Last edited 11 May 2014

Scott schedule

Scott schedules (sometimes referred to as ‘official referee schedules') were originally developed by George Alexander Scott, a surveyor and official referee, for use in building disputes. They are now commonly used for a variety of legal cases that involve complex arbitration where there are numerous claims, including; property law, family law, employment tribunals and so on.

A Scott schedule is essentially a table with inputs from both the claimant and respondent. Typically the claimant will set out their argument first, then the schedule is passed to the respondent to set out their response. This requires a degree of collaboration between the parties.

In the event that the dispute reaches the courts, the final column in the schedule is provided for the judge to give their decision against each item.

The Technology and Construction (TCC) describes a Scott schedule as ‘…a table, often in landscape format, in which the Claimant’s case on liability and quantum is set out item by item in the first few columns and the Defendant’s response is set out in the adjacent columns’ (TCC, Court Guide). They suggest it is suitable for ‘...claims involving a final account or numerous alleged defects or items of disrepair’ and that ‘…even where all the damage has been caused by one event, such as a fire, it can be helpful for the individual items of loss and damage to be set out in a Scott Schedule.’

The TCC suggests that the power of Scott schedules is in the information provided and their brevity, proposing that excessive repetition should be avoided. The response should be clear and specific, dealing with each issue and providing statements that make clear which claims are admitted or agreed, which are denied and why. More detailed explanations may be given in statements and in evidence in court.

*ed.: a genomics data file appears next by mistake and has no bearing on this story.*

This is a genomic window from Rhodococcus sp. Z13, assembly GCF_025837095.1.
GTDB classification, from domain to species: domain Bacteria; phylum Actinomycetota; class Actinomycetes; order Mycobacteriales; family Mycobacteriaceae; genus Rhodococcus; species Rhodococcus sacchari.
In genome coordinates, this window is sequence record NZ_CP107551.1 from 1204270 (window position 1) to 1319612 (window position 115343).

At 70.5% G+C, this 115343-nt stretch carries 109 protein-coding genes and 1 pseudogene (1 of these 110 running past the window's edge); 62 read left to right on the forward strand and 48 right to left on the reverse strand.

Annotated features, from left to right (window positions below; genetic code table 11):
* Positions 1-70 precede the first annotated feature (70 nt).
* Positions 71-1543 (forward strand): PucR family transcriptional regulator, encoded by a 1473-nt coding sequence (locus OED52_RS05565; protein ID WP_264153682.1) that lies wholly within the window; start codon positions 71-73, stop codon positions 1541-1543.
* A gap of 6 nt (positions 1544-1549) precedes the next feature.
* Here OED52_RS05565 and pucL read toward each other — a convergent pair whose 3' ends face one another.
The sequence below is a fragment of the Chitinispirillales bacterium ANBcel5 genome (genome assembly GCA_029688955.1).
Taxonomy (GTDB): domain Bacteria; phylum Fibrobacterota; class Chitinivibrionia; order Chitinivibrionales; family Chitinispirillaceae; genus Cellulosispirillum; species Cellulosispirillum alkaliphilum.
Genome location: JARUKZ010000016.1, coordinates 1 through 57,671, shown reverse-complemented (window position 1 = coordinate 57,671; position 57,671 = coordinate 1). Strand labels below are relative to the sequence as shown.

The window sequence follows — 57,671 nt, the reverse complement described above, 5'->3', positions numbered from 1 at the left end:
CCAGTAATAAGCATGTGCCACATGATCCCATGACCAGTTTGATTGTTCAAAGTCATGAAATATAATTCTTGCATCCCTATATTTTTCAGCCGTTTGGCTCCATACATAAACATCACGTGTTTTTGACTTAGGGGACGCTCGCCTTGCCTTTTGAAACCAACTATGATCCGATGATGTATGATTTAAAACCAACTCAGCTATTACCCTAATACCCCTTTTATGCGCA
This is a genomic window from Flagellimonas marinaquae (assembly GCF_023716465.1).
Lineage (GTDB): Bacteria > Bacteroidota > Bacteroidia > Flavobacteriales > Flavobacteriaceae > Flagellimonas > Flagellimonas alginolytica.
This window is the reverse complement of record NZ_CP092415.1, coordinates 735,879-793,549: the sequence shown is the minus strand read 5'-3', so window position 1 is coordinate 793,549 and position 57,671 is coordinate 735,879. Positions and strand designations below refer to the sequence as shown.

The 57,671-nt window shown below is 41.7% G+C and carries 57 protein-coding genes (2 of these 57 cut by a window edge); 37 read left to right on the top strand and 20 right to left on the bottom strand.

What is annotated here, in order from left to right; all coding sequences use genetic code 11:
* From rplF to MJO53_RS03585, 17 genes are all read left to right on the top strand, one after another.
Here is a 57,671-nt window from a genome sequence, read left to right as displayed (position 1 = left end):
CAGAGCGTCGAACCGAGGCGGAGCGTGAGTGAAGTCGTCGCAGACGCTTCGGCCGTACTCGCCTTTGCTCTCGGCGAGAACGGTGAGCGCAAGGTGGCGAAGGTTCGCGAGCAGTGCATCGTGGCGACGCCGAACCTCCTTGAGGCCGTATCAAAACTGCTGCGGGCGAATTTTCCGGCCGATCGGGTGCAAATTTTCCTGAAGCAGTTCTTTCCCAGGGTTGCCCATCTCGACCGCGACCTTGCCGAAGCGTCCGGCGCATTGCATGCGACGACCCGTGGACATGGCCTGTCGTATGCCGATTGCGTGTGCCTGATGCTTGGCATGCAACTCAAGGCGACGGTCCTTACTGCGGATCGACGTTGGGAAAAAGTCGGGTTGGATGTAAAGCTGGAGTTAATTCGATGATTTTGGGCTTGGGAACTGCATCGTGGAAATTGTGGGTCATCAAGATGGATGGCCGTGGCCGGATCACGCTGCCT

A Scott schedule may be prepared by agreement by the parties (for example in a terminal dilapidations claim) or may be ordered by the court, in which case the judge may give directions for the relevant column headings. This is likely to include; the claim, the cost, the response, an alternative figure and the judge’s decision (see RICS, Example of a Scott schedule).

Scott schedules should only be used where they will lead to a saving in cost or time and where they are appropriate and proportionate.

In the case of a dilapidations claim, a Scott schedule may be an extended version of a schedule of dilapidations prepared by the landlord, enabling the tenant to respond to the quantified demand.

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[edit] External references

  • TCC, Court Guide Second Edition Issued 3rd October 2005, third revision with effect from 3 March 2014, HM Courts and Tribunals Service.

RICS, Example of a Scott Schedule.